It was Hard to Talk about Racism Until I got an Education

It was Hard to Talk about Racism Until I got an Education

Tracey McKee – March 21, 2023

Race and racism are hard to talk about.  Having open, honest, and productive dialogue with others always helps us arrive at more thoughtful and creative ways to solve our issues.  But when we consider talking about race/ism, most of us tend to shy away.  If you are a person of color, you may be fatigued by the lack of acknowledgment or understanding that you encounter. Or it could be that you doubt anything productive will come of talking about race/ism with those who aren’t affected by it.  If you are White, you may worry you will say the wrong thing or wonder what value you could add to the conversation. Or you may feel inept.  I know I felt that way.  

In 2018, I was at a loss to understand the police shootings of unarmed Black men that continued to make headlines across our nation. What was happening?  Why were these men dead?  In an attempt to do something positive in light of these tragedies, I decided to participate in Brownicity’s What Lies Between Us course.  Taking that course helped me to understand some of what keeps us shying away from talking about race/ism:  people of color and white people have very different experiences in this country and very different histories as well. Sure, I had a superficial sense of this, but learning the history of race and racism was transformative. It reshaped my understanding of our country’s history and its treatment of various peoples.  

Anti-racism starts with education
Source: NAACP Legal Defense Fund

I learned that race is not something biological – there is no genetic basis for race.  The idea of race evolved to justify slavery in our country; after all, it was hard to own people when our founding documents said all men were created equal.  Labeling enslaved Black people as an inferior race made it easier to defend their enslavement, especially as it became inheritable. Similarly, labeling Native Americans as a savage race helped gain support for taking their land after efforts to “civilize” them were resisted. And, when we went to war with Mexico in 1846 to gain more land, Mexican citizens were disparaged as mongrels and savages.  Official government documents, diary excerpts from Thomas Jefferson and others, newspaper and magazine articles, and government propaganda ads, all describing and showing how race and racism have been woven into our country’s fabric, were hard to swallow and hard to dismiss.  

And even though these truths were hard to comprehend, my classmates and I talked about how it helped to have everyone working from the same comprehensive history.  Learning the difficult history, the history of our country that is glossed over or left out of textbooks and curriculum, helped me to understand how we have arrived at our present-day circumstances.  It is no wonder that we have a racial divide in our country and racial injustice plagues us. Learning about race/ism and its history helped me to see that it is long past time for it to be gone.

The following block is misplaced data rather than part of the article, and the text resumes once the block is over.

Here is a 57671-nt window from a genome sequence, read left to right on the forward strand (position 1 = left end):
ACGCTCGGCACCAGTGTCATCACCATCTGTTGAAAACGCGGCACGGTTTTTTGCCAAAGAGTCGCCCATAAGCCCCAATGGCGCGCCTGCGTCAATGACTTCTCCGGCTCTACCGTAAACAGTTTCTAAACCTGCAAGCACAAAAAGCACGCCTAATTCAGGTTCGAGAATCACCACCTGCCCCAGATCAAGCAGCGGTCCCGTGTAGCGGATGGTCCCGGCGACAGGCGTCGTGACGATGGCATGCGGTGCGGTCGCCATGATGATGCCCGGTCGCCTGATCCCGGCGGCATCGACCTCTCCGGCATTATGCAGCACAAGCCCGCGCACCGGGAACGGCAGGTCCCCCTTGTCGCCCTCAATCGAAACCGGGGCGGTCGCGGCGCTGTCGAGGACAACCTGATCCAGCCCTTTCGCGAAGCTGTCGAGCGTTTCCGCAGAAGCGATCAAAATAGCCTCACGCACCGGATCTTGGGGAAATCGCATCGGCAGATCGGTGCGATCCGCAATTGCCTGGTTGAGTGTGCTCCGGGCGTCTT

One of the most important things we can do when trying to build bridges between ourselves is to understand one another’s story – the story of how we have been shaped to be who we are and to believe what we believe.  Doing so helps us to see a person and to appreciate the perspectives they have come to hold because of their history and their experiences.  It creates respect and trust. When we invest in people this way, we are weakening the roots of racism.  In her book, Braving the Wilderness: The Quest for True Belonging and the Courage to Stand Alone, Brené Brown said it well: “People are hard to hate close up.  Move in.”  Learning the tough history of racism is an act of moving in.

Here are a few books you might consider if you’d like to grow your understanding. 

Works Referenced

Berry, L. (2017). What Lies Between Us: Fostering First Steps Toward Racial Healing. Createspace Independent Publisher.

Brown, B. (2019). Braving the Wilderness: The Quest for True Belonging and the Courage to Stand Alone. Random House. 

California Newsreel. (2003). The Difference Between Us: Race-The Power of an Illusion. Retrieved March 20, 2023, from 

California Newsreel. (2003). The Story We Tell. Race-The Power of Illusion. USA. Retrieved March 20, 2023, from 

Tracey is a blog contributor for Brownicity. Her background includes training and organizational development, employee relations, and corporate recruiting in Charlotte’s banking industry.  A wife and mother of two daughters, Tracey began her racial healing journey when she participated in What Lies Between Us in 2018.  She was moved to participate in the workshop as her concern grew about the number of police shootings where unarmed black men were killed.  Colin Kaepernick’s  kneeling during the singing of the national anthem solidified her desire to learn and do more about ending racism.